The fighters from the air force base in Latakia were reportedly arrested by members of the Russian military police. A Syrian unit was also reported to have taken part in the arrest, according to Hadashot TV.

Meanwhile, the remains of another plane, a Boeing 747 aircraft that was destroyed in an earlier alleged Israeli strike at Damascus airport on Saturday, and believed to be in the use of the Iranian Revolutionary Guard, can be seen in separate images provided by ImageSat International (ISI).


The remains of a suspected Iranian aircraft which was hit in an Israeli airstrike, Damascus, September 18, 2018. (ImageSat International (ISI/Ynet)

Prime Minister Benjamin Netanyahu spoke Tuesday with Russian President Vladimir Putin amid the rising tensions between the two countries in the wake of Monday’s airstrike.

In the call, the Israeli leader “noted the importance of the continued security coordination between Israel and Syria that has managed to prevent many casualties on both sides in the last three years,” a statement from Netanyahu’s office said.

The Kremlin said that Putin emphasized that the Israeli attack violated Syria’s sovereignty and also breached the Russian-Israeli agreements on avoiding clashes in Syria. The Russian leader urged Netanyahu “not to allow such situations in the future.”

Israel said its jets had attacked a Syrian military facility that manufactured “accurate and lethal weapons,” which were “about to be transferred, on behalf of Iran, to Hezbollah in Lebanon.”

Netanyahu told Putin that Israel was “determined” to prevent Iranian military entrenchment in Syria, and the attempts by Iran, which calls for the destruction of Israel, to transfer to Hezbollah lethal weaponry to be used against Israel.

Netanyahu also reiterated that Israel would completely share all the information it had on the circumstances of the raid and suggested sending Israel’s air force chief to Moscow to “deliver all the needed information.”

The conversation came on Tuesday evening just before Israel began observing Yom Kippur, the holiest day of the Jewish year.

Earlier Tuesday, Putin confirmed that Israel did not shoot down the plane, rejecting any comparisons with the downing of a Russian jet by Turkey in 2015.

“An Israeli jet did not shoot down our plane,” the Russian leader said.

The Russian defense ministry on Tuesday morning had blamed Israel for the accident and warned of reprisals.

Putin said he had signed off on the defense ministry statement. “No doubt we should seriously look into this,” Putin said, speaking at a news conference after talks with Hungarian Prime Minister Viktor Orban.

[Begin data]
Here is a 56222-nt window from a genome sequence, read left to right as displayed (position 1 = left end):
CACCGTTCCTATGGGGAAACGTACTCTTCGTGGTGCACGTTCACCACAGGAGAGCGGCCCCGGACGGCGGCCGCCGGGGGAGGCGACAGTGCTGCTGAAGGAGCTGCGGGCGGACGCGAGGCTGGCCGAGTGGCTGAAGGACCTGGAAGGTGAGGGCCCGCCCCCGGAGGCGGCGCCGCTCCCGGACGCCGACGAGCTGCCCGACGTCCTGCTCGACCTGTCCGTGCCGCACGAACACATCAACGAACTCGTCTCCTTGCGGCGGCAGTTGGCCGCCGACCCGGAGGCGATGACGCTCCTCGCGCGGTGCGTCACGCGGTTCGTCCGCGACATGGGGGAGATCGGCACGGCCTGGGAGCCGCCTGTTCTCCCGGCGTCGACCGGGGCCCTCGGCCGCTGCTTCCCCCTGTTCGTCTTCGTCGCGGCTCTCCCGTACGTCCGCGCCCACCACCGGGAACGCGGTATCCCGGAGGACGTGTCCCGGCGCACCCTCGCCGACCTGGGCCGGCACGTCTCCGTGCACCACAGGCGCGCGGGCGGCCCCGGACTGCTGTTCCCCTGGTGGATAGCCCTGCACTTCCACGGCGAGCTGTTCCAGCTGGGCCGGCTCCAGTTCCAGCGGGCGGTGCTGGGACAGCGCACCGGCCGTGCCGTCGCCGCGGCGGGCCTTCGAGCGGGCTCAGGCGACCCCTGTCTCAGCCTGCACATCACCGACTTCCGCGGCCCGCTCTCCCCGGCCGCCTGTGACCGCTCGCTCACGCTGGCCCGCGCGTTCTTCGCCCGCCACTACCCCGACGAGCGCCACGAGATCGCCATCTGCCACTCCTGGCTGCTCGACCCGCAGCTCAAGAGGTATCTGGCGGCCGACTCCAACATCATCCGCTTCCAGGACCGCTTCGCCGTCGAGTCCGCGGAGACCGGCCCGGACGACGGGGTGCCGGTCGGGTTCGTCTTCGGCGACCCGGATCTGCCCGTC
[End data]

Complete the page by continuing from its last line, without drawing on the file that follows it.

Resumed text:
Israel said its deputy ambassador in Moscow Keren Cohen-Gat was summoned to the Russian foreign ministry. The Israeli Foreign Ministry said there would be no comment on what was discussed.

Putin also said Moscow would beef up security for Russian military personnel in Syria as a priority response. “These will be the steps that everyone will notice,” he said, without providing further details.

He expressed condolences to the families of the victims, calling the accident a “tragedy for us all.”

The incident was the worst case of friendly fire between the two allies since Russia’s game-changing military intervention in September 2015.

The Russian plane was downed by a Russian-made S-200 air defense supplied to Syria.

The Israeli military on Tuesday acknowledged conducting the airstrike the night before and “expressed sorrow” for the deaths of the 15 Russian airmen.

In a statement, however, the IDF denied all responsibility for the downing of the Russian spy plane, saying that Syria, Iran, and Hezbollah were the ones at fault.

“Israel expresses sorrow for the death of the aircrew members of the Russian plane that was downed tonight due to Syrian anti-aircraft fire,” the IDF said, and noted that the Russian plane that was hit “was not within the area of the operation.”

The Israeli strike was conducted at approximately 10 p.m. by four F-16 fighter jets, according to the Russian military.

Syrian air defenses opened fire at the incoming missiles, at the attacking aircraft and — according to Israel — at nothing in particular. The Russian Il-20 was shot down in the air battle.

“The Syrian anti-air batteries fired indiscriminately and, from what we understand, did not bother to ensure that no Russian planes were in the air,” the army said.

According to the IDF, the target of its Monday night strike was a Syrian military facility that manufactured “accurate and lethal weapons,” which were “about to be transferred, on behalf of Iran, to Hezbollah in Lebanon.”

The target of the Israeli strike was identified by Syria as a subsidiary of its defense ministry, known as the Organization for Technical Industries, which has suspected ties to the country’s chemical weapons and missile programs.

“These weapons were meant to attack Israel, and posed an intolerable threat against it,” the army said.

Though Israeli officials have said, generally, that the military conducts operations inside Syria against Iranian and Hezbollah targets, the IDF rarely acknowledges specific airstrikes, preferring instead to adopt a formal policy of neither confirming nor denying the attacks attributed to it.